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The art of coming out: how the National Portrait Gallery depicts the big reveal

Portraits of gay celebrities, politicians and sports stars line the walls in a new exhibition called Speak Its Name!, marking 50 years of advances in gay rights.

I have a million questions for the doctor friend I’ve brought with me to the National Portrait Gallery. A million questions that, if I really think about it, boil down to: “Why were the Tudors so godforsakenly ugly?”

Inbreeding? Lead makeup? An all-peacock diet?

I don’t know why I assume she’ll know. She’s a neonatologist, not a historian. But I’m desperate for some of the science behind why these 500-year-old royals look, if these imposing paintings of them are anything to go by, like the sorts of creatures that – having spent millennia in pitch black caves – have evolved into off-white, scrotal blobs.

My friend talks about the importance of clean drinking water and the invention of hygiene. We move onto an extremely highbrow game I’ve invented, where – in rooms lined with paintings of bug-eyed, raw sausage-skinned men – we have to choose which one we’d bang. The fact we’re both gay women lends us a certain amount of objectivity, I think.


Alexander McQueen and Isabella Blow by David LaChapelle, 1996 © David LaChapelle Courtesy Fred Torres Collaborations

Our gayness, weirdly, is also the reason we’re at the gallery in the first place. We’re here to see the NPG’s Speak its Name! display; photographic portraits of a selection of out-and-proud celebrities, accompanied by inspirational quotes about coming out as gay or bi. The kind of thing irritating people share on Facebook as a substitute for having an opinion.

Managing to tear ourselves away from walls and walls of TILFs (Tudors I’d… you know the rest), we arrive at the recently more Angela Eagle-ish part of the gallery. Eagle, the second ever British MP to come out as lesbian, occupies a wall in the NPG, along with Will Young, Tom Daley, Jackie Kay, Ben Whishaw, Saffron Burrows and Alexander McQueen.

Speak its Name!, referring to what was described by Oscar Wilde’s lover Lord Alfred Douglas as “the love that dare not speak its name”, commemorates 50 years (in 2017) since the partial decriminalisation of male homosexuality in England and Wales.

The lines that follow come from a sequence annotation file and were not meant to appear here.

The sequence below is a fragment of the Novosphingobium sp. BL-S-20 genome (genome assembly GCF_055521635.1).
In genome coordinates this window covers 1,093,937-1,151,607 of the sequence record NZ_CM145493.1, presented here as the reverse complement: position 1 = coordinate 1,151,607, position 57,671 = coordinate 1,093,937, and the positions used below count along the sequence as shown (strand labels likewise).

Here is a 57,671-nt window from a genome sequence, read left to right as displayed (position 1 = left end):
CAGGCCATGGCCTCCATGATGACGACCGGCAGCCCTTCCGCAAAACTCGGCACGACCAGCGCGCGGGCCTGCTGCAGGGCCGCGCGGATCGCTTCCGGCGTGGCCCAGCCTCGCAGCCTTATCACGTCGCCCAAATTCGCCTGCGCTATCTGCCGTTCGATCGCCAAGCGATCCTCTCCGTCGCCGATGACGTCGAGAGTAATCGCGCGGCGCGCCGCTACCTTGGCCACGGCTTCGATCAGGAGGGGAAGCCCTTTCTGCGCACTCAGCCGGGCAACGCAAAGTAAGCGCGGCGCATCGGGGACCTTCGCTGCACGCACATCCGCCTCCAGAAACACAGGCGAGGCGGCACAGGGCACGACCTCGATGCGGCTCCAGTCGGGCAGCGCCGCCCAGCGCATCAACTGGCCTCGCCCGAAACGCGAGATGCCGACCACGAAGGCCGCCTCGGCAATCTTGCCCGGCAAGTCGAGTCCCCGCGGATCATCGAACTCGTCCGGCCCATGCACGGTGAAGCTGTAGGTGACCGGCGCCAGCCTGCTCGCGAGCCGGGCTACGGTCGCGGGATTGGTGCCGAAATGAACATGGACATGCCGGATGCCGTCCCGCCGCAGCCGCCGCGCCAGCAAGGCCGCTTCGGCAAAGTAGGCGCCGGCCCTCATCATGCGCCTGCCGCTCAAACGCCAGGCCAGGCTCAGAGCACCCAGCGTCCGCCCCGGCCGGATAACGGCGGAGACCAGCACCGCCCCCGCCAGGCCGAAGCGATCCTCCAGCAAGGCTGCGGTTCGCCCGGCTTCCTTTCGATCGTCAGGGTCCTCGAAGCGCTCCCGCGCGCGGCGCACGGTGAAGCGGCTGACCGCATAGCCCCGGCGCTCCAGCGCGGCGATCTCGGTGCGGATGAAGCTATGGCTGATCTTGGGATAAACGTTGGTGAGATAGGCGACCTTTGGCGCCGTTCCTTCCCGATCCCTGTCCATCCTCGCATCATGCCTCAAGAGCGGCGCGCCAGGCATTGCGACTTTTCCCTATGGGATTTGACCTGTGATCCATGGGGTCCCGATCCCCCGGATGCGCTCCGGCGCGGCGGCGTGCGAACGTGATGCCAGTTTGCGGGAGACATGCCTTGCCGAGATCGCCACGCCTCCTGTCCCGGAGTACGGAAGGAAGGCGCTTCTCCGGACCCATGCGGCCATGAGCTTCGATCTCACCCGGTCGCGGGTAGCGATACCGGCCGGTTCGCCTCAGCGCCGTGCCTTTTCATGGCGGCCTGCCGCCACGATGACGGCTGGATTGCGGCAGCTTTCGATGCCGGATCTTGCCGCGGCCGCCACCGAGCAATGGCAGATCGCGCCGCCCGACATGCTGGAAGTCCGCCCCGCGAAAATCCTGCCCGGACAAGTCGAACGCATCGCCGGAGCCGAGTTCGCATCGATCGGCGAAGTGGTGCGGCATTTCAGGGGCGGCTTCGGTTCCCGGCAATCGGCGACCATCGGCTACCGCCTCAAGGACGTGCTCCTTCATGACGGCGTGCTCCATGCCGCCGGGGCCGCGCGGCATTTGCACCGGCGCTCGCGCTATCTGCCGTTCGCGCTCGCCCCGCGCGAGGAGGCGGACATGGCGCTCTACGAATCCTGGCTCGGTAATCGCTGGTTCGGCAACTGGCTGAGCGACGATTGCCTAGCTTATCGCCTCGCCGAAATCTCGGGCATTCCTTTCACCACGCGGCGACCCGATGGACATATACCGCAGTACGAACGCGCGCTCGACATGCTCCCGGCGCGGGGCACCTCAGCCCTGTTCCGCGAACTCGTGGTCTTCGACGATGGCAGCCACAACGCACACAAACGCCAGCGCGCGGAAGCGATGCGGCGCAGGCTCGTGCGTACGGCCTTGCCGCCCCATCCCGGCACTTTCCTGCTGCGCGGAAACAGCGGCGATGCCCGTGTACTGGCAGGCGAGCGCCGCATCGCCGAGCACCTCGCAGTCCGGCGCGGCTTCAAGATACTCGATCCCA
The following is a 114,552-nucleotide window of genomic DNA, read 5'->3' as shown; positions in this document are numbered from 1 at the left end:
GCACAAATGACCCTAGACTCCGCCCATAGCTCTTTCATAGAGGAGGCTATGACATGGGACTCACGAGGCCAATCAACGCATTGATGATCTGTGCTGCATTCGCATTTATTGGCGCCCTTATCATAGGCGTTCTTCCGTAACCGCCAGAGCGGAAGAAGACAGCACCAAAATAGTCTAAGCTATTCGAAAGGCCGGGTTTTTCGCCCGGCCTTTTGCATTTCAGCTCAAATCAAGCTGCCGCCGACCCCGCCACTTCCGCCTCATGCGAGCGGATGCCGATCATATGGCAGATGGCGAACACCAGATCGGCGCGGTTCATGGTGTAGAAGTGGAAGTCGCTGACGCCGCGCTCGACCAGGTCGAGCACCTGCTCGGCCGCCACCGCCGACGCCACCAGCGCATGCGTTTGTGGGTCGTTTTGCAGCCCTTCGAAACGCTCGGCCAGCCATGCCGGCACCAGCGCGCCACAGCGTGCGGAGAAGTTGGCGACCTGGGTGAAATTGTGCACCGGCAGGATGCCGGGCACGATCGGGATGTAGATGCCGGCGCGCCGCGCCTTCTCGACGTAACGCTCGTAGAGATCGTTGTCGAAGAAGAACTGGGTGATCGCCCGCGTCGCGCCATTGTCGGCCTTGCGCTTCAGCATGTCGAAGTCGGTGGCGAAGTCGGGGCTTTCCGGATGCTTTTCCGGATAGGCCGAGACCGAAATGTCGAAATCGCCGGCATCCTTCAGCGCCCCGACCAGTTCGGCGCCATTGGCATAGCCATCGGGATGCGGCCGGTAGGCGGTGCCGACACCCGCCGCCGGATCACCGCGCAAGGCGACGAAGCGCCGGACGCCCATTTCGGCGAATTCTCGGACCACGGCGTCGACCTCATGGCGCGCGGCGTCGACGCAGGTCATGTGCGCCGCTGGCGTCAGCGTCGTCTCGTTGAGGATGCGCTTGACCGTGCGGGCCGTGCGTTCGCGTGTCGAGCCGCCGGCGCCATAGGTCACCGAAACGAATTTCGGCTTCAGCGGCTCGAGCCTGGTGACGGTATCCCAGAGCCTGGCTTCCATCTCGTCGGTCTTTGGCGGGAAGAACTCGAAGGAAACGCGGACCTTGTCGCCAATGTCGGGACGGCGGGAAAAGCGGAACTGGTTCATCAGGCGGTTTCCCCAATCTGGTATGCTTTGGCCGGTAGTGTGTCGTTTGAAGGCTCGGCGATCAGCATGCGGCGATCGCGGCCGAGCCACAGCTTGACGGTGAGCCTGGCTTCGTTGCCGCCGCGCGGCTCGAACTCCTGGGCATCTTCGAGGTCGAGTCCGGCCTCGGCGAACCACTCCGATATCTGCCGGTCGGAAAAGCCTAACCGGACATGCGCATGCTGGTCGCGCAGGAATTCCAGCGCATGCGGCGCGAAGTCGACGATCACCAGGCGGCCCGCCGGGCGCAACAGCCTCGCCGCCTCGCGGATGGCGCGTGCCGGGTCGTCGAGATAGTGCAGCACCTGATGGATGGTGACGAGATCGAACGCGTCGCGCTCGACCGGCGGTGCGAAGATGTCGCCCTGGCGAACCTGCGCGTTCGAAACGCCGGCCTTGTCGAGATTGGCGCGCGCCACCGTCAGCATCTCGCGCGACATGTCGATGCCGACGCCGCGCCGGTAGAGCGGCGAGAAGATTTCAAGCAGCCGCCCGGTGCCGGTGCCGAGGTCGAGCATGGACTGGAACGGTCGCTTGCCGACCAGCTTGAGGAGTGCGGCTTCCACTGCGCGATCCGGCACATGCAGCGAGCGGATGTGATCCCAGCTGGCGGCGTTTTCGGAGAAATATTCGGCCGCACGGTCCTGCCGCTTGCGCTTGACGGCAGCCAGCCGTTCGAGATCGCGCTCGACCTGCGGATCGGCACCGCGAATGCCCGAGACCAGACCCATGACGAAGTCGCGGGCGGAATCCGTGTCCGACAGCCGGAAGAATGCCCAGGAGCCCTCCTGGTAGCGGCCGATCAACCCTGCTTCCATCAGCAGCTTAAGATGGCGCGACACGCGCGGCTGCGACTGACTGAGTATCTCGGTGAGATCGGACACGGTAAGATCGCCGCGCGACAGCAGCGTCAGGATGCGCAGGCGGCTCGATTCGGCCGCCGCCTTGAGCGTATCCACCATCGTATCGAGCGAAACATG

“Exhibition” is maybe a grandiose term for a little queer wall in an old building full, for the most part, of paintings of probably bigoted straight white guys who are turning like skeletal rotisserie chickens in their graves at the thought of their portraits inhabiting the same space as known homosexual diver Tom Daley.


Tom Daley By Bettina von Zwehl, 2010 © Bettina von Zwehl

When you’re gay, or LBTQ, you make little pilgrimages to “exhibitions” like this. You probably don’t expect anything mind-blowing or world-changing, but you appreciate the effort. Unless you’re one of those “fuck The Establishment and literally everything to do with it” queers. In which case, fair. Don’t come to this exhibition. You’ll hate it. But you probably know that already.

But I think I like having Tudors and known homosexuals in the same hallowed space. Of course, Angela Eagle et al aren’t the NPG’s first queer inhabitants. Being non-hetero, you see, isn’t a modern invention. From David Hockney to Radclyffe Hall, the NPG’s collection is not entirely devoid of Gay. But sometimes context is important. Albeit one rather tiny wall dedicated to the bravery of coming out is – I hate to say it – sort of heart-warming.


Angela Eagle by Victoria Carew Hunt, 1998 © Victoria Carew Hunt / National Portrait Gallery, London

Plus, look at Eagle up there on the “yay for gay” wall. All smiley like that whole “running for Labour leader and getting called a treacherous dyke by zealots” thing never happened.

I can’t say I feel particularly inspired. The quotes are mostly the usual “coming out was scary”-type fare, which people like me have read, lived and continue to live almost every day. This is all quite mundane to queers, but you can pretty much guarantee that some straight visitors to the NPG will be scandalised by Speak its Name! And I guess that’s the whole point.

Eleanor Margolis is a freelance journalist, whose "Lez Miserable" column appears weekly on the New Statesman website.